Why Studying the Apocrypha Matters

Tobit, Judith, Sirach, Bel and the Dragon—these and all the other books of the Apocrypha aren’t in the Protestant Old Testament, but they are important pieces of literature that help inform our biblical studies.

Many Christians may be nervous about studying the Apocrypha—after all, if it’s not the Bible, why does it matter? Yet these books open up a world of insights into Jewish religion and culture, especially during the intertestamental period.

Dr. David deSilva, distinguished professor of New Testament and Greek at Ashland Theological Seminary, is convinced that Protestants should be studying the Apocrypha. Watch what he has to say about it in this clip for his new Mobile Ed course:

David deSilva BI291 Course Promo

Logos Mobile Education: Between the Testaments

The two-course Between the Testaments Bundle contains over 18 hours of teaching from top-notch scholars Dr. deSilva and Dr. Joel Willitts. They’ll take you first into the world of the Apocrypha with Dr. deSilva’s BI291 The Apocrypha: Witness between the Testaments, then into the realm of Second Temple literature with Willitts’ NT202 A Survey of Jewish History and Literature from the Second Temple Period. These two in-depth courses will provide clarity and insights into the Jewish culture in which Jesus walked and Paul and the Apostles wrote. If you’re a serious student of the Bible, this bundle is for you!

More than distance education

mobileed_logo_smallLogos Mobile Education is bigger than the traditional classroom, and it goes way beyond any distance education. Every Mobile Ed course you get integrates into your library and becomes a valuable piece of reference material to be used time and time again in your Passage Guide, Exegetical Guide, or searches. Study on your own time and at a deeper level with Mobile Ed’s Logos-integrated courses.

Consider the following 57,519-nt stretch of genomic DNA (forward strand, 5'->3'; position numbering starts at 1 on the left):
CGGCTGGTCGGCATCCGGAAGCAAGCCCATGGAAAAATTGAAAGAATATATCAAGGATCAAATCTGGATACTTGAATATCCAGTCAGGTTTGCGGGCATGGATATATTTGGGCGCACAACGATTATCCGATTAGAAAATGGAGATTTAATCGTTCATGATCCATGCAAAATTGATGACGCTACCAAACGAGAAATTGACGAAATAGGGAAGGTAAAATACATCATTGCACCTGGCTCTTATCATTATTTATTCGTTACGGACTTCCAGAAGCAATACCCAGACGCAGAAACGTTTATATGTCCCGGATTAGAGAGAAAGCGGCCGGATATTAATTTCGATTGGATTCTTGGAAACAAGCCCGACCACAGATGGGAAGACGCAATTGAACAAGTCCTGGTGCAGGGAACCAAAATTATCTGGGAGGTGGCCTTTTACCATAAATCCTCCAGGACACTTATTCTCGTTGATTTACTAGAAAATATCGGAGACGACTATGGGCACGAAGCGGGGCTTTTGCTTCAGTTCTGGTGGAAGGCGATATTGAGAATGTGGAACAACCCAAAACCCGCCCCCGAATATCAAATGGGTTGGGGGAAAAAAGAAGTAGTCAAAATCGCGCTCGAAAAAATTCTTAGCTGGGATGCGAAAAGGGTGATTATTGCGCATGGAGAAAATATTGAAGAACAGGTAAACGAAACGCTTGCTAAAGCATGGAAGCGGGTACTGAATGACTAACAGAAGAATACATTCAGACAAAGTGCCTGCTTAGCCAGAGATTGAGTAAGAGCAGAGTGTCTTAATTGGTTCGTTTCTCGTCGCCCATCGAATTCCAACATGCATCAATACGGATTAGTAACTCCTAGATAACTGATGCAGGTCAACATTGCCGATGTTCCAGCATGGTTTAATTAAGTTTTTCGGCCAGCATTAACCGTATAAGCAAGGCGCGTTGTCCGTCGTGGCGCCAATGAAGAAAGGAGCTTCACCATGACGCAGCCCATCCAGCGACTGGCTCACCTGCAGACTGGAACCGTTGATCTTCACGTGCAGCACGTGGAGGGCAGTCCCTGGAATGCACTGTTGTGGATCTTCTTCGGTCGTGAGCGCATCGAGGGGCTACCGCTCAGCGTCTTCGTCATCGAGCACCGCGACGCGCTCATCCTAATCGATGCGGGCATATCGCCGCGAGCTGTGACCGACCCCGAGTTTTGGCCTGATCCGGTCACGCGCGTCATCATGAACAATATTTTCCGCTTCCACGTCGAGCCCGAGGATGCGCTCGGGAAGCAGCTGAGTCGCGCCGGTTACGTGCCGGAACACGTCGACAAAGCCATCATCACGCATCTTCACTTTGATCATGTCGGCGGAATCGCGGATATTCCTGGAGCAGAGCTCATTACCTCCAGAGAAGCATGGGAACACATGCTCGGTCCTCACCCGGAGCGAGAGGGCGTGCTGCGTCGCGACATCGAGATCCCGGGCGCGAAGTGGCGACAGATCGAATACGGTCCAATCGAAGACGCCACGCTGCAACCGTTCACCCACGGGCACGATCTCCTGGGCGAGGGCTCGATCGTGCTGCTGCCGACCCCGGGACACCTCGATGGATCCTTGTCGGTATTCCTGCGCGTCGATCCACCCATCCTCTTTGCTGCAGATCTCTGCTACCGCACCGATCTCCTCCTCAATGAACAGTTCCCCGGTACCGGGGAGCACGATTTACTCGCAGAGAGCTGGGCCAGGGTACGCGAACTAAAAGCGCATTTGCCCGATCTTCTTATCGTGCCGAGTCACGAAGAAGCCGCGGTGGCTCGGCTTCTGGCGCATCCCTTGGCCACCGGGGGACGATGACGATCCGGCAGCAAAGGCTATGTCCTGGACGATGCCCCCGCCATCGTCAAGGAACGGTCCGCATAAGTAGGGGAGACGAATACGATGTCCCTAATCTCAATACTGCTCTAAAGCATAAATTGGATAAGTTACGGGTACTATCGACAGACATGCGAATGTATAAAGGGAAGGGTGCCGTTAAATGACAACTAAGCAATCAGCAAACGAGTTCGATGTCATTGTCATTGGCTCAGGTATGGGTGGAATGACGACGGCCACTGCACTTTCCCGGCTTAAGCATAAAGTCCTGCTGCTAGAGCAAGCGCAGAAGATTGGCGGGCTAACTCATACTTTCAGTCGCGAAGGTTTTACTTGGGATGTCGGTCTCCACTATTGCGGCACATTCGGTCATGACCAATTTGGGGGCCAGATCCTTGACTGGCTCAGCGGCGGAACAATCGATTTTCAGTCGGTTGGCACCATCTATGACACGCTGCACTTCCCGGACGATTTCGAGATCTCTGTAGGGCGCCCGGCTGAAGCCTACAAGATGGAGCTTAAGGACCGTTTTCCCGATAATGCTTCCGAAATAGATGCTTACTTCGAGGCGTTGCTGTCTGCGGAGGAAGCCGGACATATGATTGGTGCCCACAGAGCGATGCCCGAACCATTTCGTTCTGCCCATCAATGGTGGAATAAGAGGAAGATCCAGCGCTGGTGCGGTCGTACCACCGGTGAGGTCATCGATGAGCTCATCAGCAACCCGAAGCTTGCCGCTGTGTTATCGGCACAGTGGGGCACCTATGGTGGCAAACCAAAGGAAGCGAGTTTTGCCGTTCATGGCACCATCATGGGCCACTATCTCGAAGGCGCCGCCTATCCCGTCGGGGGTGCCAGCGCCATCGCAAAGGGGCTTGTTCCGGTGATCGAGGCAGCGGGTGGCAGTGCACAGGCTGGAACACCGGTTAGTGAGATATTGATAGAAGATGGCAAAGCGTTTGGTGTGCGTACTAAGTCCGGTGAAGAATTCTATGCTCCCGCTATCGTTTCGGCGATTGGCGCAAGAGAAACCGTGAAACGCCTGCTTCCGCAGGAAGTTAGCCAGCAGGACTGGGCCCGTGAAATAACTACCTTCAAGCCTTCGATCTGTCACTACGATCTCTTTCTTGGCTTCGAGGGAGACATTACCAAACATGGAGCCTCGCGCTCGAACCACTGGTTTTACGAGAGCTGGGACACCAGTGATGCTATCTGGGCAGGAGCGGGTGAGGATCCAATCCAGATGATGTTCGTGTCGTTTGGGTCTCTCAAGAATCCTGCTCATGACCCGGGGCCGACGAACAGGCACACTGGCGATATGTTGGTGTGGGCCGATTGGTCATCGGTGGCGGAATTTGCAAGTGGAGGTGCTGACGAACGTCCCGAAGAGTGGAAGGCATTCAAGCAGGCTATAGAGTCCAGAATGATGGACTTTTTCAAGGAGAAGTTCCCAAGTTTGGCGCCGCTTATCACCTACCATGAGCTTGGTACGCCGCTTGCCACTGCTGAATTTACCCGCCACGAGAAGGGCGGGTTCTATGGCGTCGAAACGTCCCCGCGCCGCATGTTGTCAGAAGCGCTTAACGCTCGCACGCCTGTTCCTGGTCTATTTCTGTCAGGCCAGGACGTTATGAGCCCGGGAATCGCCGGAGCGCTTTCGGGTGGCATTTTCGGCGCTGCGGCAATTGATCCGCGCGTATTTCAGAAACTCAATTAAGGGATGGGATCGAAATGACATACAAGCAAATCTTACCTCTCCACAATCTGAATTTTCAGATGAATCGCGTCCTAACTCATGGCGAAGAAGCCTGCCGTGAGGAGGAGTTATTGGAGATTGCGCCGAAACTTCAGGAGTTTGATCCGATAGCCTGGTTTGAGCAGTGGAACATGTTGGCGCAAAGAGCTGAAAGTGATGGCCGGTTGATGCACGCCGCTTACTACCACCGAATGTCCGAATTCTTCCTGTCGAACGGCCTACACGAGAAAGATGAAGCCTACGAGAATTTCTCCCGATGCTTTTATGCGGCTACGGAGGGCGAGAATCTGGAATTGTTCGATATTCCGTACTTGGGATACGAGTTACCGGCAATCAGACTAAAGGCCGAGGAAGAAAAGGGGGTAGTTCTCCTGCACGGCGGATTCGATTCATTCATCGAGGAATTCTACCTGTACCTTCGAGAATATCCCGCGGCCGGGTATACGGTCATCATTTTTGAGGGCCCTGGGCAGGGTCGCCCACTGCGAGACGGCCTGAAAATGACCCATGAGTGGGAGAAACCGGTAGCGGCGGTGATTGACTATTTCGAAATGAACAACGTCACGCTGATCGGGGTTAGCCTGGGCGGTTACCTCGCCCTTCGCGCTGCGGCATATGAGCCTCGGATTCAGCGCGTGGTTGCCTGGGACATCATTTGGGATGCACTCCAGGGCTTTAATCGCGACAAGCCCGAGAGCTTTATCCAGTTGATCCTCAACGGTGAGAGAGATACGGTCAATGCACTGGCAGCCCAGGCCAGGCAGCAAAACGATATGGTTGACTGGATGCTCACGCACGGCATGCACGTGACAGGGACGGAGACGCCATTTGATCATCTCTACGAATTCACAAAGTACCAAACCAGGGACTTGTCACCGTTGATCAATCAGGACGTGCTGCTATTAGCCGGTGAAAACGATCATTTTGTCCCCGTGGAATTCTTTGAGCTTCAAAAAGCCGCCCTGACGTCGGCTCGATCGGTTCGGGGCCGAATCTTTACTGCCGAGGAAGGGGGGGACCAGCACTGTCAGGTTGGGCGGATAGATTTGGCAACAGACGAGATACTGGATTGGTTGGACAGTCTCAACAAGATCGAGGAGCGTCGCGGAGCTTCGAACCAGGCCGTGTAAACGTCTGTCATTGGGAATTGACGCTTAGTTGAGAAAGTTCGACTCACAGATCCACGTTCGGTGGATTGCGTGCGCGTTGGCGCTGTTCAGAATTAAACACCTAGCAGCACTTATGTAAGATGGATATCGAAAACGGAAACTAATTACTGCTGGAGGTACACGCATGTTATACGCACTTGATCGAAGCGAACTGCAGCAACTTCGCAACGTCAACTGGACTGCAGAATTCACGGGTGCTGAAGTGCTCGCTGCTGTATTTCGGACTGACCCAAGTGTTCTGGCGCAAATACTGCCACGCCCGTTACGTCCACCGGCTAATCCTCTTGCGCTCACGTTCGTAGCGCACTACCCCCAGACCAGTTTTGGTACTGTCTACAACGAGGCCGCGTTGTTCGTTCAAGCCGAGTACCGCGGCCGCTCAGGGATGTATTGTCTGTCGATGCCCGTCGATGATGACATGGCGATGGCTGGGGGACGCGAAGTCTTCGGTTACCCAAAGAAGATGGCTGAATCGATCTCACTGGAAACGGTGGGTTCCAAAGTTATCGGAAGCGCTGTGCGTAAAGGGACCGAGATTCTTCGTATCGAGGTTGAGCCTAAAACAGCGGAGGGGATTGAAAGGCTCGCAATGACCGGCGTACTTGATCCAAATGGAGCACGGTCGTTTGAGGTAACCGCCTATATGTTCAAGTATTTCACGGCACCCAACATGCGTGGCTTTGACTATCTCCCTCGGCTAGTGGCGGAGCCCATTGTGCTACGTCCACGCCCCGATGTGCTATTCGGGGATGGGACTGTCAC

Mobile Ed is advancing the standard of theological education. If you want to take your study of the Bible to the next level on your schedule, look no further: Logos Mobile Education is for you. And a great starting place is the Between the Testaments Bundle, available for pre-order at 40% off for a limited time.

Order these courses today!


  1. The Holy Spirit is all that is essential for understanding the Scripture not the Apocrypha although we may gain perspective on certain matters even this is non- essential to living the Christian Life. Jesus said "You shall know the truth and the Truth shall set you free.

    Because He is the Way, The Truth and the Life. The Apocrypha and it's content is of no consequence in matters pertaining Christian growth, maturity and especially usefulness. Saying a book is helpful is one thing and I agree that this may be the case for the Apocrypha but Essential to understanding Scripture, absolutely not that emphasis is God alone in the lives of those Born of Him.

  2. If they're good enough for the apostolic Christians from the very beginning (Catholic and eventually what came to be known as Orthodox), they're good enough for everybody. "Deuterocanonical" is a more appropriate term. "Intertestamental" emphasizes the disjuncture; "Second Temple Period" or referring to the period by the dominant reigning empire is more orienting to the historical background that motivates these texts and emphasizes the continuity and unity of Scripture.

  3. Please don’t write things like “the Apocrypha aren’t in the Protestant Old Testament”. There is no common “Protestant Old Testament”. They were in the original KJV, and they have been in all official Swedish Bibles except for the 1917 one.

  4. I think it may be helpful to distinguish between literature that is essential to scholars and that which is essential to the Christian life. Jesus and the apostles do not form any arguments from these books and so I think it is overselling to say they are “essential” to understanding the New Testament. On the other hand, those who are engaged in a more advanced study of the canonical literature would benefit greatly from understanding their relationship to these books for the reasons Dr. deSilva gives. The majority of Christians would be better off actually taking the time to read and study the Bible.